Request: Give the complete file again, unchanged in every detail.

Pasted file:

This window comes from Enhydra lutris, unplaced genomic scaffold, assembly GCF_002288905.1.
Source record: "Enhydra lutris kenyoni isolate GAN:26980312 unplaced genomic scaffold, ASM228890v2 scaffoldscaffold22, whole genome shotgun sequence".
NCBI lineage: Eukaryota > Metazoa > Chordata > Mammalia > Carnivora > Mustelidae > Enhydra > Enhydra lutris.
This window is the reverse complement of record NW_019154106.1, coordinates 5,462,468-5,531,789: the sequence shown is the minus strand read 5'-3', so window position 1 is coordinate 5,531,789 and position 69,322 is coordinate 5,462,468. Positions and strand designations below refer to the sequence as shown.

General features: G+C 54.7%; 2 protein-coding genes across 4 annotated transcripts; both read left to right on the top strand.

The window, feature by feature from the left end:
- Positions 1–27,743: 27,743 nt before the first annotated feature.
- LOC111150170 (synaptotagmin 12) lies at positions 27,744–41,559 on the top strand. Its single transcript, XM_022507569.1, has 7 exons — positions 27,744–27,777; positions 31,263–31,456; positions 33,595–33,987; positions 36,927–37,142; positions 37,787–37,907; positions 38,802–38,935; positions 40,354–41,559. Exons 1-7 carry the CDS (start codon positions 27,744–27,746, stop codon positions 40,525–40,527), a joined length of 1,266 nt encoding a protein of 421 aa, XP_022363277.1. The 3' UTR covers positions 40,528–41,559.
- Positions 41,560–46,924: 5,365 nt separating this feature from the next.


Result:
This window comes from Enhydra lutris, unplaced genomic scaffold, assembly GCF_002288905.1.
Source record: "Enhydra lutris kenyoni isolate GAN:26980312 unplaced genomic scaffold, ASM228890v2 scaffoldscaffold22, whole genome shotgun sequence".
NCBI lineage: Eukaryota > Metazoa > Chordata > Mammalia > Carnivora > Mustelidae > Enhydra > Enhydra lutris.
This window is the reverse complement of record NW_019154106.1, coordinates 5,462,468-5,531,789: the sequence shown is the minus strand read 5'-3', so window position 1 is coordinate 5,531,789 and position 69,322 is coordinate 5,462,468. Positions and strand designations below refer to the sequence as shown.

General features: G+C 54.7%; 2 protein-coding genes across 4 annotated transcripts; both read left to right on the top strand.

The window, feature by feature from the left end:
- Positions 1–27,743: 27,743 nt before the first annotated feature.
- LOC111150170 (synaptotagmin 12) lies at positions 27,744–41,559 on the top strand. Its single transcript, XM_022507569.1, has 7 exons — positions 27,744–27,777; positions 31,263–31,456; positions 33,595–33,987; positions 36,927–37,142; positions 37,787–37,907; positions 38,802–38,935; positions 40,354–41,559. Exons 1-7 carry the CDS (start codon positions 27,744–27,746, stop codon positions 40,525–40,527), a joined length of 1,266 nt encoding a protein of 421 aa, XP_022363277.1. The 3' UTR covers positions 40,528–41,559.
- Positions 41,560–46,924: 5,365 nt separating this feature from the next.